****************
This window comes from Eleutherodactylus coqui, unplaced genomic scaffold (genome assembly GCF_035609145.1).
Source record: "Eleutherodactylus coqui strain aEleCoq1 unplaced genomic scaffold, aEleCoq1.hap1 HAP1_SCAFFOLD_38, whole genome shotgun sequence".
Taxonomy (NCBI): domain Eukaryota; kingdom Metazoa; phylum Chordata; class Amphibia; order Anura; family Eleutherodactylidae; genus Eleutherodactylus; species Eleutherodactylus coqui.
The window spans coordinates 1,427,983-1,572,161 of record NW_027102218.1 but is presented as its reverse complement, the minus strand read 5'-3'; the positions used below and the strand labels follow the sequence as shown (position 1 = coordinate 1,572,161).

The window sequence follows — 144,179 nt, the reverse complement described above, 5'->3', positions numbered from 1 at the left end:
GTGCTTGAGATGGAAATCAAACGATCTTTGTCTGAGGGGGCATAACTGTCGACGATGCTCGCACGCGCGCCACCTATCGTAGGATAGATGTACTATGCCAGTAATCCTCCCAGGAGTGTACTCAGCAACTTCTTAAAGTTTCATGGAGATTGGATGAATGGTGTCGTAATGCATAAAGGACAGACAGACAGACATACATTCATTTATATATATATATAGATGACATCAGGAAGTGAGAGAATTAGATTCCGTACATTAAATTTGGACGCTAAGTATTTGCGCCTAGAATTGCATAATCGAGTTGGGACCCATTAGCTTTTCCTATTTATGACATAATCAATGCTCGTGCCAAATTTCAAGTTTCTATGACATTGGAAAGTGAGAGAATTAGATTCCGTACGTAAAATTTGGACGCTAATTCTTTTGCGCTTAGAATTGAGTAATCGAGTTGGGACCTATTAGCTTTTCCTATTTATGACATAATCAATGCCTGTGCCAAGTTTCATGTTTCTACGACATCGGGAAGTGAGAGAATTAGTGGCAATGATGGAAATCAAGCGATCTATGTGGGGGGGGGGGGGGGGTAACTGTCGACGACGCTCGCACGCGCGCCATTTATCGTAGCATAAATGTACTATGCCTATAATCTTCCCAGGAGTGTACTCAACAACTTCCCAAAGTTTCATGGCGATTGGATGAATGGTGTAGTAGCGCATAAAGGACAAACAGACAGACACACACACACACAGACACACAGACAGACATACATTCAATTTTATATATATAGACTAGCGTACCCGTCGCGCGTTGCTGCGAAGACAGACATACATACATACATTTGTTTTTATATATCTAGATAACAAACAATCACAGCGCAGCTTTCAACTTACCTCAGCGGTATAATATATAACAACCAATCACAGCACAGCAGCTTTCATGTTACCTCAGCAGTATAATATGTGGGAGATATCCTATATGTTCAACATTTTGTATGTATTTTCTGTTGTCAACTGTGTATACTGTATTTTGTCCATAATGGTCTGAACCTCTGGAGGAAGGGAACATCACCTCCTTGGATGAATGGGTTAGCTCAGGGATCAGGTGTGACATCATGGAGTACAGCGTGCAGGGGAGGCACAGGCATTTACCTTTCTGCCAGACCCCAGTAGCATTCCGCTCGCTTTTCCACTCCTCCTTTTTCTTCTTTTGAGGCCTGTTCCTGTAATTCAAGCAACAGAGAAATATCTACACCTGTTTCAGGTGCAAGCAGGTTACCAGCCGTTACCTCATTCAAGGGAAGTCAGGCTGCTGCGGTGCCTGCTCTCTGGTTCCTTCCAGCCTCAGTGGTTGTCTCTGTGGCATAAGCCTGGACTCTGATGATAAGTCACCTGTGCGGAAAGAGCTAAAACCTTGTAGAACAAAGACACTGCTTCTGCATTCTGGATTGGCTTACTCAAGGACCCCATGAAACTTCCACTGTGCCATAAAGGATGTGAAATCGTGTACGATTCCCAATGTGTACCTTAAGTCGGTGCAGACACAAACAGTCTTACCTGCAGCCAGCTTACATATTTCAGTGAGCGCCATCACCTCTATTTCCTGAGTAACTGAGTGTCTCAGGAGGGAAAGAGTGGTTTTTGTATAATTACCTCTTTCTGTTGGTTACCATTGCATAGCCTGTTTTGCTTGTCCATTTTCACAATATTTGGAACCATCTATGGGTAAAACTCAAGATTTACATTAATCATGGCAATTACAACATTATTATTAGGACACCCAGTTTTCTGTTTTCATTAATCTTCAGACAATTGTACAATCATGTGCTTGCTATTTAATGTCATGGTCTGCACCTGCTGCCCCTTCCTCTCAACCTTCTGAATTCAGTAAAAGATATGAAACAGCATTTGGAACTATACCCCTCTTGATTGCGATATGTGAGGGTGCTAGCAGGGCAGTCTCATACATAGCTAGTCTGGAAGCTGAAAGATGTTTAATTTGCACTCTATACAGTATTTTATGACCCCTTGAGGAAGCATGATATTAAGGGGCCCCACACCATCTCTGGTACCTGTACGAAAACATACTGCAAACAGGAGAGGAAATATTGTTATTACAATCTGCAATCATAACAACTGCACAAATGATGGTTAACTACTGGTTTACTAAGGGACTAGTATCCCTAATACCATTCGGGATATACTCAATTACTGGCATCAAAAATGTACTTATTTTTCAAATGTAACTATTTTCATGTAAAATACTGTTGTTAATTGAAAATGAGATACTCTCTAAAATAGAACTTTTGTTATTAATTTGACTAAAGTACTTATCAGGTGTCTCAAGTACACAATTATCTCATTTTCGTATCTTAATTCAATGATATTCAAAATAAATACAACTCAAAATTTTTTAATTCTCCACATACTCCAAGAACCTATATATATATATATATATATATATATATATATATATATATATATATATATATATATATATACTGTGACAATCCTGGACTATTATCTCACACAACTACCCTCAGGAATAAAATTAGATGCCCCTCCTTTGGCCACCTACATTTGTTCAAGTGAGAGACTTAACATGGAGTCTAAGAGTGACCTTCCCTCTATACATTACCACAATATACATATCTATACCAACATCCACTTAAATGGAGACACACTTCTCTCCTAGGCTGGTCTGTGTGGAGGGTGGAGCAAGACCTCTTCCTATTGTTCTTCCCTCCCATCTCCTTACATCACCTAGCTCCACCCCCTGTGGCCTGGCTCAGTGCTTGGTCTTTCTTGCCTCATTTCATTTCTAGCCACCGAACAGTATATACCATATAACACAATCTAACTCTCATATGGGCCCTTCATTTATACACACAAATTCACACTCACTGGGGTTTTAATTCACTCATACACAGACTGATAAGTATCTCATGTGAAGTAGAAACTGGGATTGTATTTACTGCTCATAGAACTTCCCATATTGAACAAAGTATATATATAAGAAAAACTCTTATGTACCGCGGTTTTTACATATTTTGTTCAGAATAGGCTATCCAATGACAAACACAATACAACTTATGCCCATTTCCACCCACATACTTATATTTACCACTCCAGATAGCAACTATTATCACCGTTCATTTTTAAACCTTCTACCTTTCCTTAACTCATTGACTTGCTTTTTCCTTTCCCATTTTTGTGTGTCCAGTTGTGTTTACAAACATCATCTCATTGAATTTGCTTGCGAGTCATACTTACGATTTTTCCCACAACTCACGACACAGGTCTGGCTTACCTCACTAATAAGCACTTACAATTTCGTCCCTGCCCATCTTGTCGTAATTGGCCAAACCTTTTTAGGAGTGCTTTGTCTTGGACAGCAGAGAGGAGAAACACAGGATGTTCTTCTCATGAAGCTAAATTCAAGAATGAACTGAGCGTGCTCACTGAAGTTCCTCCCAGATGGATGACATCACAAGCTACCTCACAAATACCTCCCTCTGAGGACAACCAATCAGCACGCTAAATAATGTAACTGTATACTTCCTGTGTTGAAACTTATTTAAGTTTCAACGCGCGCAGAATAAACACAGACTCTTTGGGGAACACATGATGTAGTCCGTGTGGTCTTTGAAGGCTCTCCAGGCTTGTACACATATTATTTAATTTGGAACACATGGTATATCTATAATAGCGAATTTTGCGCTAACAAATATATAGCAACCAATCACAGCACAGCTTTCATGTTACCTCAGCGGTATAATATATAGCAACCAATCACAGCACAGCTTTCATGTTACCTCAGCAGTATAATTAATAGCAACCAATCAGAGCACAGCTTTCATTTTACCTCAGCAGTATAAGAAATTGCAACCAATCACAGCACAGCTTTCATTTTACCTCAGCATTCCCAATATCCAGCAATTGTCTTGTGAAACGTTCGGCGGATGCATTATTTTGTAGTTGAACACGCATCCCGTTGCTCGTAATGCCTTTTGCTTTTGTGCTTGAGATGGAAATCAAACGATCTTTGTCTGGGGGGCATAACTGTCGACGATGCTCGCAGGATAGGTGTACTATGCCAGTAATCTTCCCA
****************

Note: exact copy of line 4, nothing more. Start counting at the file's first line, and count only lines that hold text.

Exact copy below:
The window spans coordinates 1,427,983-1,572,161 of record NW_027102218.1 but is presented as its reverse complement, the minus strand read 5'-3'; the positions used below and the strand labels follow the sequence as shown (position 1 = coordinate 1,572,161).